Looking at social and environmental bottom lines can help companies show their customers that they care about more than just money, which can then drive more business. More customers value sustainability and thus prefer to support organizations that are environmentally conscious. Businesses of all sizes must account for these ratings, but they are especially important for younger organizations. As newer companies develop and increase their logistics network from a local to a global market, they must keep sustainability in mind to appeal to as many customers as possible.

How To Create a Sustainable Supply Chain for Businesses

Discussing the importance of a sustainable supply chain and actually creating one are two entirely separate enterprises. However, with proper forethought and planning, it may not be as challenging as it seems. Here are the necessary steps to building a sustainable supply chain:

A set of windmills in a green pasture

Step 1: Map Out the Supply Chain

Understanding the specific challenges and areas for improvement within an organization is necessary before improvements can be made. What risks, red flags or obvious issues need to be addressed? First and foremost, you'll need to identify vulnerabilities or potential problems in the supply chain.

This may be more difficult for some businesses than others, and smaller ones in particular. Often, this requires some creative problem-solving; for example, inventory tracking can help small businesses oversee their suppliers' acquisition and production methods to ensure all goods come from sustainable sources.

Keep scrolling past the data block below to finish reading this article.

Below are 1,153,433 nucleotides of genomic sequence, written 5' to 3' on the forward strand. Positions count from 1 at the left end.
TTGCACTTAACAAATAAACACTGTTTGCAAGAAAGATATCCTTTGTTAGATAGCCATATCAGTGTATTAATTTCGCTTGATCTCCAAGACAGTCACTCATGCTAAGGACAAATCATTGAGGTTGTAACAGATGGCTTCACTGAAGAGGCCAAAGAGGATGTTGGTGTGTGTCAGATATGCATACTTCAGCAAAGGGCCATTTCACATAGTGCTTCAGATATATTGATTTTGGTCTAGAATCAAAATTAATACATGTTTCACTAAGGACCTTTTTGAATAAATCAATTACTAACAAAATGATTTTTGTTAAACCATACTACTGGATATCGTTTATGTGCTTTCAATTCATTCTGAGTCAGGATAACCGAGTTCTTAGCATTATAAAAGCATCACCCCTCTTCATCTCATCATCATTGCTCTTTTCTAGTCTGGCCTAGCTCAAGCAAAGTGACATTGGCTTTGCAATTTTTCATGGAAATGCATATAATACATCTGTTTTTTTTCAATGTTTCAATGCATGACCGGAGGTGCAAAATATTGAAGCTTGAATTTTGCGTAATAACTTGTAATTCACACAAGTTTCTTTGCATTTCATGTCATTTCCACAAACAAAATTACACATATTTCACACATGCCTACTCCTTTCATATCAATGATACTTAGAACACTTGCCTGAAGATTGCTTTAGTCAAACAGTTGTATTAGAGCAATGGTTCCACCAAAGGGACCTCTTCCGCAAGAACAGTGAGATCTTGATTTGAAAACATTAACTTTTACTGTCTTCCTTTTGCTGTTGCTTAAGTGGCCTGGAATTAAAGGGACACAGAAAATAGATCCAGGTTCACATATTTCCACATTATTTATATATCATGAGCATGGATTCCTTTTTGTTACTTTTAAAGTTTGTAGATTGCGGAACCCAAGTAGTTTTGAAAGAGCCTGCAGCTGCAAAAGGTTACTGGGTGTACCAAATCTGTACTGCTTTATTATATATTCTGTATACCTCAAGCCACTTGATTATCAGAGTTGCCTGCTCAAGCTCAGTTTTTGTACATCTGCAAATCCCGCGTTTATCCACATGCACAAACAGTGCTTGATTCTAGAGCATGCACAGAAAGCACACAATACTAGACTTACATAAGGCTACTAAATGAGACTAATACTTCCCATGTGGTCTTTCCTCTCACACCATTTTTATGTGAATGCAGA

Step 2: Address Concerns and Communicate Value

Next, it's important to address any concerns and communicate all expectations to those involved in the supply chain. This includes suppliers, employees and customers. A sustainability code of conduct that clearly explains values and best practices can help ensure everyone understands what is expected of them, as well as the consequences that will be rendered in the case of any potential violations.

Step 3: Suggest Improvements to Suppliers

Be upfront and honest about any suggestions, recommendations or requirements suppliers need to meet in order to maintain a business relationship. Collect data and feedback to get a clearer picture of performance and how well they are meeting sustainability standards. If needed, help them create a plan to become more sustainable and provide constructive feedback to suppliers as needed.

Step 4: Audit and Survey Suppliers to Track Improvements

Pay close attention to suppliers to track improvements and determine if they are meeting baseline sustainability expectations. This can help drive performance, provide valuable insights and ensure the steps taken toward sustainability are actually working. Again, straightforward and respectful communication is needed when auditing, tracking and interacting with suppliers. Use this data to advance and develop supply chain sustainability.

Step 5: Collaborate and Discuss Sustainable Practices Within Your Industry

Finally, collaborate with other industry leaders by attending conferences, sharing insights, fostering connections with others and working together. Discuss supply chain sustainability best practices, go over what works well and explain what doesn't and why.

Supply chain sustainability is a complex issue, and the more people who are working to solve it, the better. Building a sustainable supply chain isn't easy, but it is possible — and necessary. We owe it to the world, and each other, to make these changes to the way we approach the environmental impact of the supply chain.

About the Author

Christopher Lee | Warehouse Anywhere

Christopher Lee

Christopher Lee is the Director of Business Development for Warehouse Anywhere. He is a Six Sigma Black Belt, and has developed, managed and integrated many cost saving measures across multiple industries. Christopher is a graduate of Duke University, attended the U.S. Naval Academy and even earned a Congressional Endorsement.